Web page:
Ezetap's payment solution aims to drive e-commerce in India

Ezetap's payment solution aims to drive e-commerce in India

Summary: Its point-of-sale device could be an important catalyst for e-commerce in India, but a host of competitors are already nipping at its heels.

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As e-commerce in India ramps up, the question of how to have the masses pay for their goodies is something that has not just been a thorny problem, but also a potential windfall opportunity to anyone who can crack it.

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Ezetap's mobile point-of-sale service.

As this article explains, leading e-commerce site Flipkart pioneered cash on delivery (COD), which is one of the big drivers of e-commerce in India, considering so few people have credit or debit cards. COD comprises 50 to 80 percent of online transactions here.

However, as the piece goes on to reveal, COD has its own challenges, namely paying for return courier service if the buyer sends something back (40 percent of all transactions, apparently), working capital dilemmas (cash lying idle instead of going towards instant settlement), and pilferage.

In other words, e-commerce here has been begging for another, more efficient, system.

Enter Ezetap, a Bangalore-based startup that many have likened to Square, with a gizmo that attaches to a smartphone via Bluetooth or USB and allows retailers and merchants to process credit card transactions on their phones. In essence, the device transforms anyone with a smartphone into a point-of-sale device.

Apparently, the device, including a card reader and chip, costs around $50. Ezetap has been able to sell around 12,000 of them to date, with a goal of installing around 100,000 such devices across Asia-Pacific, Africa, and the Middle East within a year.

The company couldn't have timed it better, since there are over 300 million credit and debit card holders in India, with many more to come. This is why the device maker was able to raise $8 million in a Series B funding round led by Helion Advisors, with Silicon Valley-based Social+Capital Partnership and Berggruen Holdings also participating.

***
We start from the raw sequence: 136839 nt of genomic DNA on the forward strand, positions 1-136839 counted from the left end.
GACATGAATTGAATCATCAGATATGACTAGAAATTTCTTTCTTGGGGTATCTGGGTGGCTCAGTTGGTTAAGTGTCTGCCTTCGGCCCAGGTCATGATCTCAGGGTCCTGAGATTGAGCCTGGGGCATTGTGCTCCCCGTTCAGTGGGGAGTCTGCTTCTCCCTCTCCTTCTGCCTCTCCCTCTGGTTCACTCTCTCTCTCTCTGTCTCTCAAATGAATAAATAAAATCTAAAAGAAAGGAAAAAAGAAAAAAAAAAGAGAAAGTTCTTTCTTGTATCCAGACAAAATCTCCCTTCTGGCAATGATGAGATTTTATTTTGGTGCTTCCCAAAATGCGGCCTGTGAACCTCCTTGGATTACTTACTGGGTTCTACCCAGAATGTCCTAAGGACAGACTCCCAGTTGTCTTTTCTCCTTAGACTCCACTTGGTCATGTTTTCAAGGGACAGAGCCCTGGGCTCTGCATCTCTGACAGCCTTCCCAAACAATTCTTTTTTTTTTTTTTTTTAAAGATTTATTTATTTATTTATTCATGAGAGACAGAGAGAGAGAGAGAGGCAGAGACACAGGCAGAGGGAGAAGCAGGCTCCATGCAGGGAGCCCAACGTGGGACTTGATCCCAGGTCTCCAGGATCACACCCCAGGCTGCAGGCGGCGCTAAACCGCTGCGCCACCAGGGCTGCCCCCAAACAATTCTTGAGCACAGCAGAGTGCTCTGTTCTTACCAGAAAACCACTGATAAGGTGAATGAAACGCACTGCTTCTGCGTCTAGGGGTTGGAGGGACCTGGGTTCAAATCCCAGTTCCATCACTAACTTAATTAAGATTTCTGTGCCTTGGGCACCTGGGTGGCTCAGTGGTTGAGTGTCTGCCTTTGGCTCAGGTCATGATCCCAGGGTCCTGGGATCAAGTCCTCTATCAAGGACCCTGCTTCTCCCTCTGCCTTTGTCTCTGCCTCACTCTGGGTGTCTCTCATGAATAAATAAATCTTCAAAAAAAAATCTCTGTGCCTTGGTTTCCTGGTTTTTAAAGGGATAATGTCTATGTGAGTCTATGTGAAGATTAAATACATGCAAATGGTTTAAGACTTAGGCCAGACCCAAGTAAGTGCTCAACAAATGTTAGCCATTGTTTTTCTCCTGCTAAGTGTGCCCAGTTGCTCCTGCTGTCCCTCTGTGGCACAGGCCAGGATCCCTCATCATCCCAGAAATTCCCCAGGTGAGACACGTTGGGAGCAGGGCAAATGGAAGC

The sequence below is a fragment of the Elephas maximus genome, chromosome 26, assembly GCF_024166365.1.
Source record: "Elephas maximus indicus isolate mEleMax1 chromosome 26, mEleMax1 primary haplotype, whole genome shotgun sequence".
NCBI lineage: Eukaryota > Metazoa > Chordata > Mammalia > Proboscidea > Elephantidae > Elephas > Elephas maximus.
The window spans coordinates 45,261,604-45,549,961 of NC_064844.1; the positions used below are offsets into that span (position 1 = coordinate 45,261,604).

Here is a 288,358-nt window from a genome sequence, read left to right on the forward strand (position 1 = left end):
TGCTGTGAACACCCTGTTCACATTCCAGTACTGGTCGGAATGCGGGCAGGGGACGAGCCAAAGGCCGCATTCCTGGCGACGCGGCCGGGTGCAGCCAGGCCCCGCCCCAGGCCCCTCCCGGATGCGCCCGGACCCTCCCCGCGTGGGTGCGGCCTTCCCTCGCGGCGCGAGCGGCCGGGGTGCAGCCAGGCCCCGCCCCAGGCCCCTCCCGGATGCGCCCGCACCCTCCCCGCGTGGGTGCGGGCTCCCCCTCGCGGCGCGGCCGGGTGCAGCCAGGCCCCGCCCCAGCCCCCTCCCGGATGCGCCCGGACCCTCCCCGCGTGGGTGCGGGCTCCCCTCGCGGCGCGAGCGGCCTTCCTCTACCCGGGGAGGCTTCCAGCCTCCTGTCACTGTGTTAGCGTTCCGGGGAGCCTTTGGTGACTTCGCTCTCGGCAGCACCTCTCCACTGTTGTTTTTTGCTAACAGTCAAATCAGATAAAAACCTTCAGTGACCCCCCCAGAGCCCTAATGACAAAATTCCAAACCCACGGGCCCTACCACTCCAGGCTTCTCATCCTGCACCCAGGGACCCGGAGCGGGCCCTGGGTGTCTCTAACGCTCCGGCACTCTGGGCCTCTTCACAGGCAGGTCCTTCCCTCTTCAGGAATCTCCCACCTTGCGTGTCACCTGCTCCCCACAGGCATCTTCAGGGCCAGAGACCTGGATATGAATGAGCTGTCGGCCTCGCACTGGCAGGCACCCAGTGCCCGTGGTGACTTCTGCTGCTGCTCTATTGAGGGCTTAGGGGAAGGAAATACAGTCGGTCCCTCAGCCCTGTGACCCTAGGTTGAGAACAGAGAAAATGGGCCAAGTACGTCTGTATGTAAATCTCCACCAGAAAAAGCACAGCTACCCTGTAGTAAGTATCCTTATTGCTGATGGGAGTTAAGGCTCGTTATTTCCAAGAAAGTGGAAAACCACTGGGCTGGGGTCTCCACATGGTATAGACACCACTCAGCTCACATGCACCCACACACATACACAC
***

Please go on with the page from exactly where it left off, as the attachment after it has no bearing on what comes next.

Social+Capital, along with individual investors Peter Thiel (PayPal co-founder and early Facebook investor), David Sacks (Yammer's founder) and Nicolas Berggruen of Berggruen Holdings, also previously pumped $3.5 million into Ezetap in November 2012 in a Series A round.

Ezetap hasn't done too shabbily so far. This TechCrunch article says that the startup has successfully wooed many banks, e-commerce companies such as Flipkart, and online grocery retailer BigBasket as customers while partnering with MasterCard and Equity Bank in Kenya.

With influential backers and a growing customer base, Ezetap is poised to do well in an under-tapped market such as India, but it may need to constantly check its rear-view mirror for fast-moving competitors.

TechCrunch mentions that MobiKwik has 2 million customers, and is hoping to lure 98 million more with its mobile wallet. And apparently a dozen or so other startups such as Mswipe are also eyeing the market with serious intent.

It should be an exciting space to watch in the months and years ahead.

Topics: Start-Ups, E-Commerce, Smartphones, India

Rajiv Rao

About Rajiv Rao

Rajiv is a journalist and filmmaker based out of New Delhi who is interested in how new technologies, innovation, and disruptive business forces are shaking things up in India.

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  • NFC is the best

    Stop wasting time using these other expensive and proprietary systems. Bluetooth is unsecure and a connection management nightmare. Just use standard NFC technology built into almost every modern smartphone. NFC Payment terminals in Europe work great.
    Sean Foley